I find an element of wish-fulfillment in the characters that I fall for. I wish I were as witty and clever as Tyrion Lannister. I wish I were as brave and badass as Jon Snow and Arya Stark. Or as principled and quietly resilient and spirited as Jane Eyre. I wish I had the clever repartee of a Joss Whedon character. For me to truly fall in love with a character, there has to be something about them which I admire. They can’t be completely admirable, of course; that would be boring, and flaws and quirks deepen my attachment. But there’s always an element of idealization in my infatuation. How else would I grow infatuated in the first place?

And I’ve fallen for deeply flawed characters. Jaime Lannister, anyone? Or to take a non-genre example—Robert Frobisher from David Mitchell’s novel “Cloud Atlas.” In the book, Frobisher is self-absorbed, entitled, manipulative; he’s a thief, a freeloader, and someone who can be extraordinarily insensitive to his best friend and one-time lover.** And yet this character is also utterly charming: his narrative voice is witty, entertaining, brilliant. And though he’s selfish and often oblivious, there’s also a kind of inconstant, childlike sweetness to him, like the flighty sweetness of a toddler. What am I falling for in this case? Is it just the brilliant charm and intelligence? Is it also the spots of vulnerability and hurt in this character? In real life I’d run like hell from this man; on the page, I’m happy to be seduced by someone so “mad, bad, and dangerous to know.”

There is a place for those novels and stories of ordinary upper-middle class North Americans with their ordinary, upper-middle class problems. Stories of people who are not particularly brilliant, or talented, or funny, or courageous, or angry, or. . . anything, really. Just normal people trying to muddle through their normal lives. I have loved examples of this type of story; hell, I’ve tried writing these types of stories. But you know what? While I may enjoy the beautiful language and minutely observed detail; while I may enjoy the way such a story can catch and distill some aspect of contemporary life; while I may like and feel for the characters while I’m reading, I still never fall in love with such characters. Shortly after closing the book, I forget their names.  

Give me bold strokes. Give me bright colors. Give me a character with passion and yearning. Give me a character larger than life. Give me the Struggle Against Unbeatable Odds. Or give me a seeming everyman—a seemingly ordinary person—and then put him in extraordinary circumstances and show me that he’s not ordinary at all. Give me that ordinary, insecure, fearful, wallflower and have him level up.

Here’s the tricky part. You also have to make the character relatable. You have to make her or him human enough that critics will call this character “realistic.” It’s a trick, an illusion of realism. No one in real life is actually that witty or brilliant or strong or badass or awesome. But make me believe it; and furthermore, make me so identify with your character that I believe—for just the space of a story, a novel, a television episode—that I, too, could be that awesome.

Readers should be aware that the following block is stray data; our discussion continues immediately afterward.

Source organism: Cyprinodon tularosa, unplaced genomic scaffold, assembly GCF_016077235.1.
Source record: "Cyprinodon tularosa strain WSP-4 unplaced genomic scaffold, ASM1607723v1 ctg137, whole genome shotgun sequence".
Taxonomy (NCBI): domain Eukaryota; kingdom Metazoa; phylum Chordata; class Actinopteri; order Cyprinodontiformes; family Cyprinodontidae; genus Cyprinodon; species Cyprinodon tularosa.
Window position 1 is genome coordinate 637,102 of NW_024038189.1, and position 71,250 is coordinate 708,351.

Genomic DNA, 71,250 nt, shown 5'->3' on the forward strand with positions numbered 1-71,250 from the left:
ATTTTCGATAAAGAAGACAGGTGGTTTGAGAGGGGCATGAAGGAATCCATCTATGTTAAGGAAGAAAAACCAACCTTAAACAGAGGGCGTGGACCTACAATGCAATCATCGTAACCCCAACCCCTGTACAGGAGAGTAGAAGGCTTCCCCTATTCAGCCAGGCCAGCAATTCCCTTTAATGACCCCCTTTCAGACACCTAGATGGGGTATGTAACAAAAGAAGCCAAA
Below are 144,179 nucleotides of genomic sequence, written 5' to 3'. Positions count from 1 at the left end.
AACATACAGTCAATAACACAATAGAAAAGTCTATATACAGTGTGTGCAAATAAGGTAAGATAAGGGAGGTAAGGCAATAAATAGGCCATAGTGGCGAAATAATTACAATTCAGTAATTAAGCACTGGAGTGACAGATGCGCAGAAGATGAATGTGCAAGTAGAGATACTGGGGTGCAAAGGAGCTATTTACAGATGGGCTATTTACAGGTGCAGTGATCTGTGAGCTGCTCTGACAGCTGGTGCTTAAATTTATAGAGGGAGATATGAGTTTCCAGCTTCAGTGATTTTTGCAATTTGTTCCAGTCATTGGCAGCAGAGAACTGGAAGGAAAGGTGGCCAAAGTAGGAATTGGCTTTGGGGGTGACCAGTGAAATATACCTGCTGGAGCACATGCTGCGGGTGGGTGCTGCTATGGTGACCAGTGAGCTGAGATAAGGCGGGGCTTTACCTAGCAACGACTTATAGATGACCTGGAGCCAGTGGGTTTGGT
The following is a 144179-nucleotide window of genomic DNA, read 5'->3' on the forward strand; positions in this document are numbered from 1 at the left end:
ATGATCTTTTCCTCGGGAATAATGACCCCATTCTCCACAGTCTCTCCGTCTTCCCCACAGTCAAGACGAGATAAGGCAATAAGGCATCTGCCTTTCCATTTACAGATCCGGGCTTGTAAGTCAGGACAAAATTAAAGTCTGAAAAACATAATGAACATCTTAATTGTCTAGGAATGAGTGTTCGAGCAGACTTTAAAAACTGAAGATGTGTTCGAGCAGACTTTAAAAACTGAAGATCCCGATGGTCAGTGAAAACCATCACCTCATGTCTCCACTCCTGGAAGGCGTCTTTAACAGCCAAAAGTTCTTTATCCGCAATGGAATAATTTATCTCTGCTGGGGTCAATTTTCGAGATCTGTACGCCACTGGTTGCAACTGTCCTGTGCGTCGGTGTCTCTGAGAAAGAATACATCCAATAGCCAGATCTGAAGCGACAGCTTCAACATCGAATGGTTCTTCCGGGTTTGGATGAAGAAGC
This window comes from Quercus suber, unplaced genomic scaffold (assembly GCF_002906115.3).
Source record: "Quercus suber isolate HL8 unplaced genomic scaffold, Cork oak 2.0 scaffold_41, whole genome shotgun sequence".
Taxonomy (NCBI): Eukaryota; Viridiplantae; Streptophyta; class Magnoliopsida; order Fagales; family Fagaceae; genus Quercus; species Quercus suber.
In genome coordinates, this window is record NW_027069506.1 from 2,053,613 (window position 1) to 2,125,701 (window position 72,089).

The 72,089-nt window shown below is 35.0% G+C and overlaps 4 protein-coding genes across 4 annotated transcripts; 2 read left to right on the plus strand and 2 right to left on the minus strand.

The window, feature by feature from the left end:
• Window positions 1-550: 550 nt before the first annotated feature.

**The character of Robert Frobisher was softened considerably for the movie version of Cloud Atlas. But it is still a wonderful character—brilliantly portrayed by Ben Whishaw—and easily the best thing in the movie.

Sunday, September 29, 2013

What I want

As I left my girls in the bathtub tonight, the older one, "bean-girl," was telling the younger, "Legume," a story. Something about mermaids and jelly doughnuts.

I passed by the bathroom a few times as I put away laundry and took care of small tasks. I heard Legume enthuse, "That's a really good story!"

I heard bean-girl say modestly, "No, it really isn't. It's just a mix of things."

The next time I passed by the bathroom, I heard a squawk and ruckus. "Mom!" bean-girl cried. "Legume is being crazy! She pinched my ear!"

I sighed. "Why did you pinch, Legume? That's not nice."

"Because she won't tell me the rest of the story!" Legume pouted.

After their bath, Legume chased bean-girl around the house, demanding to hear the rest of the story. "I can't tell the rest because I don't know what happens next!" bean-girl said, giggling and running as Legume threatened to pinch her again.

And I thought, That's what I want. I want to be able to tell stories so compelling, so wicked awesome, that people want to chase me around and pinch my ears to hear the rest.

Wednesday, September 11, 2013

Hello, world

Well. The weather has been playing with us; it's been in the 80s this week, and the kids think it's summer as they play out in the yard, begging to stay out until the sun goes down. But it's nearly mid-September, and they're finishing their second week of school. New friends, new classes, and lots of new experiences both in and out of the classroom.

Changes for me, too.

And with those changes a new blog as well. September, someone recently said in the part of the blogosphere I visit, is a great time for re-sets.

For those who have followed me from my old blog. . . thank you. There will be a shift of focus in this new blog. Since I'm not a research scientist anymore I won't, obviously, be blogging about the world of hands-on research science. I'm trying to make a go of it as a freelance biomedical writer and editor, but I probably won't talk (too) much about that here. (I may eventually launch a separate website for more science-y posts).

This will be my place to talk a bit more about fiction writing and reading. I hope to post book reviews. I'll rant about pop-culture obsessions. I'll rant about whatever abstract issue I feel like, I suppose. You see, it's all a jumble.

And speaking of personal pop-culture obsessions. . .The anime series Attack on Titan has been ruining my life. Go see it. Even if you hate anime, go see it. I thought I hated anime, too--all the conventions of the genre, the big-eyed characters, the high, breathless Minnie Mouse voices of the females. Then I saw this series. As I raved on Facebook, it's like "Game of Thrones" on crystal meth. The Daily Dot has a great beginner's guide to the series.

Then again, maybe you don't want to start this series. Because I am still traumatized over episode 22. Because this series rips out your heart and drags it along the ground and then stomps it to a bloody, pulpy smear. Because George R. R. Martin and the creator of Attack on Titan would probably be best friends and I can't decide which one I hate more.